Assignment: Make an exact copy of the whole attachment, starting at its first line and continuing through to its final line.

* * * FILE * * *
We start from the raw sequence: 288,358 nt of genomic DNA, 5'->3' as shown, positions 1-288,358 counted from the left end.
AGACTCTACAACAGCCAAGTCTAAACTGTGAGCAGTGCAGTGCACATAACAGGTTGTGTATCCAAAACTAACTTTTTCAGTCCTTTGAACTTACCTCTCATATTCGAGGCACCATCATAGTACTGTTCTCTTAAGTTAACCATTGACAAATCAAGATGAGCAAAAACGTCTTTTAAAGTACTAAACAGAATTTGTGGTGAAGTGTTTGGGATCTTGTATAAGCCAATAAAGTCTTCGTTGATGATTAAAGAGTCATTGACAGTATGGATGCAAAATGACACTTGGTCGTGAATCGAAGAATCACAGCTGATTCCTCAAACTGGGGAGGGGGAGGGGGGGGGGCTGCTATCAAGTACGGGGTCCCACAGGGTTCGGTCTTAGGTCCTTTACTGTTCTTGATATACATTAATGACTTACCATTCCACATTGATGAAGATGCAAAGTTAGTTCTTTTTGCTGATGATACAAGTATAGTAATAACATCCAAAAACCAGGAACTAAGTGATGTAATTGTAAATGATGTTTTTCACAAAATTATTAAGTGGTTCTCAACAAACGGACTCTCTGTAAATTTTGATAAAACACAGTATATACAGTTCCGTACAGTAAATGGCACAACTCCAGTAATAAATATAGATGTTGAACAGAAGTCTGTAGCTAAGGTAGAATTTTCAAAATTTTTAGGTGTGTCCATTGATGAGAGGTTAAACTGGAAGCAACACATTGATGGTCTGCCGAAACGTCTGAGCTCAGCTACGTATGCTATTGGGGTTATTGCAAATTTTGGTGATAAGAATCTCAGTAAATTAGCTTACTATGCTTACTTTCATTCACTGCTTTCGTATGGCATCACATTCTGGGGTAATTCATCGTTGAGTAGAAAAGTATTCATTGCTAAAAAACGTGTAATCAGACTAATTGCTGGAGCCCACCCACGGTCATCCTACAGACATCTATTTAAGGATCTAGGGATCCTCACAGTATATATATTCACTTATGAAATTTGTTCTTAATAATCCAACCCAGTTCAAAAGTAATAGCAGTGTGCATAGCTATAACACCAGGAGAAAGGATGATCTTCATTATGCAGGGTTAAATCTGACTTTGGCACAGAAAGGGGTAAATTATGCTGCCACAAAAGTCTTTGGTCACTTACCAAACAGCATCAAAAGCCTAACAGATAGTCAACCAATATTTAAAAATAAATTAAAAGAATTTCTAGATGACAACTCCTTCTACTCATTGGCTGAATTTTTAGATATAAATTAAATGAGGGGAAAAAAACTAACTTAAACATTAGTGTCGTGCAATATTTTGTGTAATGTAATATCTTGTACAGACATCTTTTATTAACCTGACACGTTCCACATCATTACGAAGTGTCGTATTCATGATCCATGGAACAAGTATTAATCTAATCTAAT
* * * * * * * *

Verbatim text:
We start from the raw sequence: 288,358 nt of genomic DNA, 5'->3' as shown, positions 1-288,358 counted from the left end.
AGACTCTACAACAGCCAAGTCTAAACTGTGAGCAGTGCAGTGCACATAACAGGTTGTGTATCCAAAACTAACTTTTTCAGTCCTTTGAACTTACCTCTCATATTCGAGGCACCATCATAGTACTGTTCTCTTAAGTTAACCATTGACAAATCAAGATGAGCAAAAACGTCTTTTAAAGTACTAAACAGAATTTGTGGTGAAGTGTTTGGGATCTTGTATAAGCCAATAAAGTCTTCGTTGATGATTAAAGAGTCATTGACAGTATGGATGCAAAATGACACTTGGTCGTGAATCGAAGAATCACAGCTGATTCCTCAAACTGGGGAGGGGGAGGGGGGGGGGCTGCTATCAAGTACGGGGTCCCACAGGGTTCGGTCTTAGGTCCTTTACTGTTCTTGATATACATTAATGACTTACCATTCCACATTGATGAAGATGCAAAGTTAGTTCTTTTTGCTGATGATACAAGTATAGTAATAACATCCAAAAACCAGGAACTAAGTGATGTAATTGTAAATGATGTTTTTCACAAAATTATTAAGTGGTTCTCAACAAACGGACTCTCTGTAAATTTTGATAAAACACAGTATATACAGTTCCGTACAGTAAATGGCACAACTCCAGTAATAAATATAGATGTTGAACAGAAGTCTGTAGCTAAGGTAGAATTTTCAAAATTTTTAGGTGTGTCCATTGATGAGAGGTTAAACTGGAAGCAACACATTGATGGTCTGCCGAAACGTCTGAGCTCAGCTACGTATGCTATTGGGGTTATTGCAAATTTTGGTGATAAGAATCTCAGTAAATTAGCTTACTATGCTTACTTTCATTCACTGCTTTCGTATGGCATCACATTCTGGGGTAATTCATCGTTGAGTAGAAAAGTATTCATTGCTAAAAAACGTGTAATCAGACTAATTGCTGGAGCCCACCCACGGTCATCCTACAGACATCTATTTAAGGATCTAGGGATCCTCACAGTATATATATTCACTTATGAAATTTGTTCTTAATAATCCAACCCAGTTCAAAAGTAATAGCAGTGTGCATAGCTATAACACCAGGAGAAAGGATGATCTTCATTATGCAGGGTTAAATCTGACTTTGGCACAGAAAGGGGTAAATTATGCTGCCACAAAAGTCTTTGGTCACTTACCAAACAGCATCAAAAGCCTAACAGATAGTCAACCAATATTTAAAAATAAATTAAAAGAATTTCTAGATGACAACTCCTTCTACTCATTGGCTGAATTTTTAGATATAAATTAAATGAGGGGAAAAAAACTAACTTAAACATTAGTGTCGTGCAATATTTTGTGTAATGTAATATCTTGTACAGACATCTTTTATTAACCTGACACGTTCCACATCATTACGAAGTGTCGTATTCATGATCCATGGAACAAGTATTAATCTAATCTAAT